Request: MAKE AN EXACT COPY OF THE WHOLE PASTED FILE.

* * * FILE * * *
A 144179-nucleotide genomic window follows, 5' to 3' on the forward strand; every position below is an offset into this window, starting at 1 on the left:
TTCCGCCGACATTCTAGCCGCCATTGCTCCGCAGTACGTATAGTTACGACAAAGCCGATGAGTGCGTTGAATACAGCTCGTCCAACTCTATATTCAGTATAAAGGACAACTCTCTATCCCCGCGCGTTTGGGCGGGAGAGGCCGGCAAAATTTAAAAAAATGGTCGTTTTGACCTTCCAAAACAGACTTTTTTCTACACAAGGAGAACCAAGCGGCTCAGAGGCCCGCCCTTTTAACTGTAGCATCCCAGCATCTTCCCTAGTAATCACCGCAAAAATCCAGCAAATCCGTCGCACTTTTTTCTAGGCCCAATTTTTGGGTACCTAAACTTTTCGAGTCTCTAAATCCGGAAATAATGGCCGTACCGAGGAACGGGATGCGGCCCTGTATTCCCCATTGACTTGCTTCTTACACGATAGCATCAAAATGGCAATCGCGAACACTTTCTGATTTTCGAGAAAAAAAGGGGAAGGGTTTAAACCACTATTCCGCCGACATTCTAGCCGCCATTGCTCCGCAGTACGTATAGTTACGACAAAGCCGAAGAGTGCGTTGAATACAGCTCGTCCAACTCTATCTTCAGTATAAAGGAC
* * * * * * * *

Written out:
A 144179-nucleotide genomic window follows, 5' to 3' on the forward strand; every position below is an offset into this window, starting at 1 on the left:
TTCCGCCGACATTCTAGCCGCCATTGCTCCGCAGTACGTATAGTTACGACAAAGCCGATGAGTGCGTTGAATACAGCTCGTCCAACTCTATATTCAGTATAAAGGACAACTCTCTATCCCCGCGCGTTTGGGCGGGAGAGGCCGGCAAAATTTAAAAAAATGGTCGTTTTGACCTTCCAAAACAGACTTTTTTCTACACAAGGAGAACCAAGCGGCTCAGAGGCCCGCCCTTTTAACTGTAGCATCCCAGCATCTTCCCTAGTAATCACCGCAAAAATCCAGCAAATCCGTCGCACTTTTTTCTAGGCCCAATTTTTGGGTACCTAAACTTTTCGAGTCTCTAAATCCGGAAATAATGGCCGTACCGAGGAACGGGATGCGGCCCTGTATTCCCCATTGACTTGCTTCTTACACGATAGCATCAAAATGGCAATCGCGAACACTTTCTGATTTTCGAGAAAAAAAGGGGAAGGGTTTAAACCACTATTCCGCCGACATTCTAGCCGCCATTGCTCCGCAGTACGTATAGTTACGACAAAGCCGAAGAGTGCGTTGAATACAGCTCGTCCAACTCTATCTTCAGTATAAAGGAC